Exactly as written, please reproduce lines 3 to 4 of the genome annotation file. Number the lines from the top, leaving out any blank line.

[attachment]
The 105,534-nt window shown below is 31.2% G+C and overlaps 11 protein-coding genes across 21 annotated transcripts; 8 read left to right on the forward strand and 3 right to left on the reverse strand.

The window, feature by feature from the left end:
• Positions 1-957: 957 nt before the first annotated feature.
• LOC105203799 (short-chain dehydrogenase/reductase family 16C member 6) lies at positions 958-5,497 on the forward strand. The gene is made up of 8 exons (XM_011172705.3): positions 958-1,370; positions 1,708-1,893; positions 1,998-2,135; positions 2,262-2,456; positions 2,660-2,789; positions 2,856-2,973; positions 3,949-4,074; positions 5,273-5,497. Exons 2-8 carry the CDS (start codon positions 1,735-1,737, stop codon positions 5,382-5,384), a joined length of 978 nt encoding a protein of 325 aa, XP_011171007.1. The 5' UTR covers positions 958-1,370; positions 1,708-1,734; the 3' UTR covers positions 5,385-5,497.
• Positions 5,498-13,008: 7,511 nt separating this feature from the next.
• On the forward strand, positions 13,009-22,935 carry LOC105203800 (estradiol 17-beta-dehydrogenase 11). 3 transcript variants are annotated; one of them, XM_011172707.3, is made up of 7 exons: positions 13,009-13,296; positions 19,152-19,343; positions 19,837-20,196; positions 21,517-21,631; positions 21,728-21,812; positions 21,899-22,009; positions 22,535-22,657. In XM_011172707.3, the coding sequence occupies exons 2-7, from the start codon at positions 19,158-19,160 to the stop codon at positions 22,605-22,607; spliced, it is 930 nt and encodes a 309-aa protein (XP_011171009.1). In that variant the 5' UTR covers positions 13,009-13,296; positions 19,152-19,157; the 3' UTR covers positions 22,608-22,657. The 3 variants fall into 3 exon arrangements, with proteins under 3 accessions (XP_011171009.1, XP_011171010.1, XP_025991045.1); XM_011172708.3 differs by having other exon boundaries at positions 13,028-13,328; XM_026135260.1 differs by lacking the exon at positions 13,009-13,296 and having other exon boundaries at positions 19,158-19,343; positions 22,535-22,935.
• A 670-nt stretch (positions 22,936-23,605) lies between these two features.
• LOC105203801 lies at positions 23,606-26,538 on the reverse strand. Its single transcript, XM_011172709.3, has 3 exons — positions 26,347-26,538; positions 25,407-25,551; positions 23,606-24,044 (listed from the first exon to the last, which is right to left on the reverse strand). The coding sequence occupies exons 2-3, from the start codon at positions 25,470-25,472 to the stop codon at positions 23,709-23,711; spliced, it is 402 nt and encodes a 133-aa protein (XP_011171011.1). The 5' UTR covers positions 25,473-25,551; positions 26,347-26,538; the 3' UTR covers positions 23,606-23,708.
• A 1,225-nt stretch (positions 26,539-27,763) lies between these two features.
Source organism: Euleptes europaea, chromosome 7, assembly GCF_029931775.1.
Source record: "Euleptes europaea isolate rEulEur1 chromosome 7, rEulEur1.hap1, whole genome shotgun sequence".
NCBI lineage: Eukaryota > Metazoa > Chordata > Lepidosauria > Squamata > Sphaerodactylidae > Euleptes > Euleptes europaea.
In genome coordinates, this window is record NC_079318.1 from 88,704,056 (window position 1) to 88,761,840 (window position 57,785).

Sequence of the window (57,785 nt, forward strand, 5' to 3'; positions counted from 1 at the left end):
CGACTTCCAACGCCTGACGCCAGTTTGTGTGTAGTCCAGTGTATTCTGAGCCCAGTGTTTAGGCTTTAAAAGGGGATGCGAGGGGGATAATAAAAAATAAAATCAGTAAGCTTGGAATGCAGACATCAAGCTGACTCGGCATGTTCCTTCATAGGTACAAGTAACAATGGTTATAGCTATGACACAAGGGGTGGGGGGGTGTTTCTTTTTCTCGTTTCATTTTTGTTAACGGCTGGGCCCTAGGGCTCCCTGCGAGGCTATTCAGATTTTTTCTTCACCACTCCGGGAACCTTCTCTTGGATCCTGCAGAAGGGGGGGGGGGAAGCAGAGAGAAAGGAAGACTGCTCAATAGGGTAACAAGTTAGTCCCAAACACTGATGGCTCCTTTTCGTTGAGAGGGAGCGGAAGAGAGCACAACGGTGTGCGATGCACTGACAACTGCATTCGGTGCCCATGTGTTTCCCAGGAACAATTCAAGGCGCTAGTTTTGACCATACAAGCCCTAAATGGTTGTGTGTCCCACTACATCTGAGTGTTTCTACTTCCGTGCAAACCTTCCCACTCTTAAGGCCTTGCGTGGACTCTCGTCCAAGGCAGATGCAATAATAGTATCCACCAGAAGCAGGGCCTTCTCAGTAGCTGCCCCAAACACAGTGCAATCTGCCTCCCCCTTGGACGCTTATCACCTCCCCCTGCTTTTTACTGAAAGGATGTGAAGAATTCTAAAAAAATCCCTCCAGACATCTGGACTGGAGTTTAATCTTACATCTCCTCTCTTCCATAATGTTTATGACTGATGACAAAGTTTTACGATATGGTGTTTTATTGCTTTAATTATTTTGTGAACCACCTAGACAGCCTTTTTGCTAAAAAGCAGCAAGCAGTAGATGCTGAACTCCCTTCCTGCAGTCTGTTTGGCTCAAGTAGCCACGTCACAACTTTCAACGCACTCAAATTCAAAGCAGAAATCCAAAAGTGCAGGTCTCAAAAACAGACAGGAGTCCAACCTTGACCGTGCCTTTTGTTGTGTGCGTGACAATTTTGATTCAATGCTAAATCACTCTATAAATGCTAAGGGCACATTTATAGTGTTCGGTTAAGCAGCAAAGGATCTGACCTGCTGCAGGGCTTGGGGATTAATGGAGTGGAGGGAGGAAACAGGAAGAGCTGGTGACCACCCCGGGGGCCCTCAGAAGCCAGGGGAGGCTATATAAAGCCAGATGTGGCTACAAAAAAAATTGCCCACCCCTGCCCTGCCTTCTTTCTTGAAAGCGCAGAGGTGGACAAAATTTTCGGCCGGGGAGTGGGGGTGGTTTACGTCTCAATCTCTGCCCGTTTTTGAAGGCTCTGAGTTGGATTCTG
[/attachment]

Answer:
• Positions 1-957: 957 nt before the first annotated feature.
• LOC105203799 (short-chain dehydrogenase/reductase family 16C member 6) lies at positions 958-5,497 on the forward strand. The gene is made up of 8 exons (XM_011172705.3): positions 958-1,370; positions 1,708-1,893; positions 1,998-2,135; positions 2,262-2,456; positions 2,660-2,789; positions 2,856-2,973; positions 3,949-4,074; positions 5,273-5,497. Exons 2-8 carry the CDS (start codon positions 1,735-1,737, stop codon positions 5,382-5,384), a joined length of 978 nt encoding a protein of 325 aa, XP_011171007.1. The 5' UTR covers positions 958-1,370; positions 1,708-1,734; the 3' UTR covers positions 5,385-5,497.